Creating a free account will enable you to subscribe to our daily and weekly email newsletters, as well as customize your reading experience to show only the categories most relevant to you.
Signing up only take a few minutes, so why not give it a try and see what you've been missing out on.
Garlic may be bad for your breath, but it's good for your baby, according to a new study from the University of British Columbia.
The study, recently published in Applied and Environmental Microbiology, is the first to identify two compounds derived from garlic - diallyl sulfide and ajoene - that significantly reduce the contamination risk of Cronobacter sakazakii in the production of dry infant formula powder.
The discovery could make the product safer to consume, easing the minds of new mothers who can't or opt not to breastfeed.
"A trace dose of these two compounds is extremely effective in killing C. sakazakii in the food manufacturing process," says Xiaonan Lu, corresponding author and assistant professor of food safety engineering in the Faculty of Land and Food Systems. "They have the potential to eliminate the pathogen before it ever reaches the consumer."
C. sakazakii is a foodborne pathogen that is sometimes present in dry infant formula powder and other fortified foods. C. sakazakii infection is rare, but often fatal for infants. It can poison a baby's bloodstream and lead to life-threatening cases of meningitis. Outbreaks of C. sakazakii have occurred worldwide.
According to Lu, the garlic compounds could be used to prevent C. sakazakii contamination on food contact surfaces and in every step of food production - from processing, packaging and delivery.
"Pipes used in the manufacturing of milk products are typically cleaned with chemicals like chlorine, but these garlic compounds are a natural alternative," says Lu. "We believe these compounds are more beneficial in protecting babies against this pathogen."
Researchers used high-throughput RNA sequencing and confocal-microscopic lasers to systematically determine the antimicrobial mechanism of garlic compounds on the pathogen.
"This is the first step to international collaboration to decrease the potential contamination of dry infant formula powder products transported globally," says Shuo Wang, co-corresponding author and president of Tianjin University of Science and Technology and director of National Key Laboratory of Food Nutrition and Safety in China.
Investigating Cronobacter sakazakii responses to garlic-derived organosulfur compounds: a systematic study of pathogenic bacteria injury using high-throughput whole transcriptome sequencing and confocal micro-Raman spectroscopy. Published ahead of print 22 November 2013, doi: 10.1128/AEM.03460-13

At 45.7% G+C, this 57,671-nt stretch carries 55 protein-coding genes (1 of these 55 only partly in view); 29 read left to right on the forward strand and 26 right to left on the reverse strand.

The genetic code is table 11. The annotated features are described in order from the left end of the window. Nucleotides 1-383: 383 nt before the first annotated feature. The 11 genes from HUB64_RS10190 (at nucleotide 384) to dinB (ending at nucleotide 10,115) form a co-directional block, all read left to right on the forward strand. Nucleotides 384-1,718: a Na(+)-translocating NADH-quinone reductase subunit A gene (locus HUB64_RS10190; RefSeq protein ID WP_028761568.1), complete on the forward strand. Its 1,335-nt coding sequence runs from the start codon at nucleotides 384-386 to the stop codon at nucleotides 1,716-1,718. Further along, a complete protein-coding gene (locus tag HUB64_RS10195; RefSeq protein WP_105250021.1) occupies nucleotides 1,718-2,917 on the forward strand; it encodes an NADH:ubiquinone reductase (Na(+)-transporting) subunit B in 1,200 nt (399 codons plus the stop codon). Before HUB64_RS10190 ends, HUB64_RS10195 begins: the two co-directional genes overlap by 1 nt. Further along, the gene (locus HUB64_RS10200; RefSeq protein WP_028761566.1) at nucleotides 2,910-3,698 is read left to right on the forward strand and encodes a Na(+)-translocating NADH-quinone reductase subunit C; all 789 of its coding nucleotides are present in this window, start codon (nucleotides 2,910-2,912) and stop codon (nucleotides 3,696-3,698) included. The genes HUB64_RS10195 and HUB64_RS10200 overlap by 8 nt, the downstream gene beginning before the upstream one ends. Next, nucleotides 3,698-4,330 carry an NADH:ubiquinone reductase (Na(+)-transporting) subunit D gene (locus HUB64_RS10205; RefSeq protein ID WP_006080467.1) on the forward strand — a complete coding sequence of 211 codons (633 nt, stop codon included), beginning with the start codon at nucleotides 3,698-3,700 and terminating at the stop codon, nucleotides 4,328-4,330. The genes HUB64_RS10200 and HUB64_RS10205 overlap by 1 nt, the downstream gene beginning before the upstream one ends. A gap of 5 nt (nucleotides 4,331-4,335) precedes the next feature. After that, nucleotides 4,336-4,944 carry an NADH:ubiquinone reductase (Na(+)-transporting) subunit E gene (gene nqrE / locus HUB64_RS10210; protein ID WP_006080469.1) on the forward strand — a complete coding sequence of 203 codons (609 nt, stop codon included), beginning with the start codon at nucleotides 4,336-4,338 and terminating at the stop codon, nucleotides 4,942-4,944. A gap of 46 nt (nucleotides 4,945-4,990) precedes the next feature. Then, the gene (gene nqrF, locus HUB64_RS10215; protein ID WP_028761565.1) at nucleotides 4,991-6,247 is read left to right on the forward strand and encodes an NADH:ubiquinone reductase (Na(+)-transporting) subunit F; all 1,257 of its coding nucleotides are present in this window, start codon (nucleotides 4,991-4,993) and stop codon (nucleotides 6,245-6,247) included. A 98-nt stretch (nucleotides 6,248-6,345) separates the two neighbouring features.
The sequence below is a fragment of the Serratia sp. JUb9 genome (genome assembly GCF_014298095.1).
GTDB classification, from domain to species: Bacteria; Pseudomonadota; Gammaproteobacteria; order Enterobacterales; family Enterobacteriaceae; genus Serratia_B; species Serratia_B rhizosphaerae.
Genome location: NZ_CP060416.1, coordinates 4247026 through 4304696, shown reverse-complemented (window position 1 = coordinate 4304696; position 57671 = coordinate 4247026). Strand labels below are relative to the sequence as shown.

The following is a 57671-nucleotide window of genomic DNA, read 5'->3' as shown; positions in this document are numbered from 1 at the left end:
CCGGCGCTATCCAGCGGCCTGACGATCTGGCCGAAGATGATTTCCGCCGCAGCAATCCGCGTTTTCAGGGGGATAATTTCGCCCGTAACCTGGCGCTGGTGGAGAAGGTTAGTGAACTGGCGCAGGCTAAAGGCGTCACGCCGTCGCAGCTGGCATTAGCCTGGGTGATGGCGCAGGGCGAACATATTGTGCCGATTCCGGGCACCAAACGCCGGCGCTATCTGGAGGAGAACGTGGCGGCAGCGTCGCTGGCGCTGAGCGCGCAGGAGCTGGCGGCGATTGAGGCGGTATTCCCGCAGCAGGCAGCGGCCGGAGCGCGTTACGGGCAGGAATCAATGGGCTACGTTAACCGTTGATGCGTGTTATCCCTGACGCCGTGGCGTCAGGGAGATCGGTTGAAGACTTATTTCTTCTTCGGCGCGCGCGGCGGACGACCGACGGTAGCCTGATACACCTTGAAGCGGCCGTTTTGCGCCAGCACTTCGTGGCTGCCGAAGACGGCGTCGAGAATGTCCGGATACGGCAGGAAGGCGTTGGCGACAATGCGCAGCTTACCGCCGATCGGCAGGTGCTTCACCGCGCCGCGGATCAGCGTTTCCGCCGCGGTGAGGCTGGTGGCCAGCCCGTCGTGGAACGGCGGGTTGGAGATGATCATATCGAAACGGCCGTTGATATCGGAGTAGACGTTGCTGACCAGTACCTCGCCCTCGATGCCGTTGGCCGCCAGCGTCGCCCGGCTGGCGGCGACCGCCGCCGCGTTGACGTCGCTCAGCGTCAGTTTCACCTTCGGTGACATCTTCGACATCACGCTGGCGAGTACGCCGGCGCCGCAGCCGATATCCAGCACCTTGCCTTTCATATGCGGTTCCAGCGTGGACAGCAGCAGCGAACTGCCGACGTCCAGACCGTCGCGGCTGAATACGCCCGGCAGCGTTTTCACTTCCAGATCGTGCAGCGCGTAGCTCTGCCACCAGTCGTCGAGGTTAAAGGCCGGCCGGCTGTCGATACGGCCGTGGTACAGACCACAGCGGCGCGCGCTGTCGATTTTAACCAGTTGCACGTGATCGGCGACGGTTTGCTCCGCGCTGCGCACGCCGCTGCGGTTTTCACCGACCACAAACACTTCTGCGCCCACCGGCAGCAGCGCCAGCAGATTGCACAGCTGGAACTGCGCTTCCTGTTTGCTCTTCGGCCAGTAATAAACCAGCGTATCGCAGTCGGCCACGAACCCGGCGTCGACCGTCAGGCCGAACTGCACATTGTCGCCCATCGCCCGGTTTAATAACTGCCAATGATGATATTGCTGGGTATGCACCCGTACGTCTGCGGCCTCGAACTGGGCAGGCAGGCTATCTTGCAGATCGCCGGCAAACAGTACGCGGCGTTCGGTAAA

Article adapted by Medical News Today from original press release. Click 'references' tab above for source.
Visit our Infectious Diseases / Bacteria / Viruses category page for the latest news on this subject.
Please use one of the following formats to cite this article in your essay, paper or report:
University of British Columbia. "Destroying contaminants in baby formula with a touch of garlic." Medical News Today. MediLexicon, Intl., 29 Nov. 2013. Web.
8 Mar. 2014. <http://www.medicalnewstoday.com/releases/269411>
University of British Columbia. (2013, November 29). "Destroying contaminants in baby formula with a touch of garlic." Medical News Today. Retrieved from
Please note: If no author information is provided, the source is cited instead.
If you write about specific medications, operations, or procedures please do not name healthcare professionals by name.
For any corrections of factual information, or to contact our editorial team, please use our feedback form. Please send any medical news or health news press releases to:
Note: Any medical information published on this website is not intended as a substitute for informed medical advice and you should not take any action before consulting with a health care professional. For more information, please read our terms and conditions.
This page was printed from: http://www.medicalnewstoday.com/releases/269411.php
Visit www.medicalnewstoday.com for medical news and health news headlines posted throughout the day, every day.
© 2004-2014 All rights reserved. MNT (logo) is the registered trade mark of MediLexicon International Limited.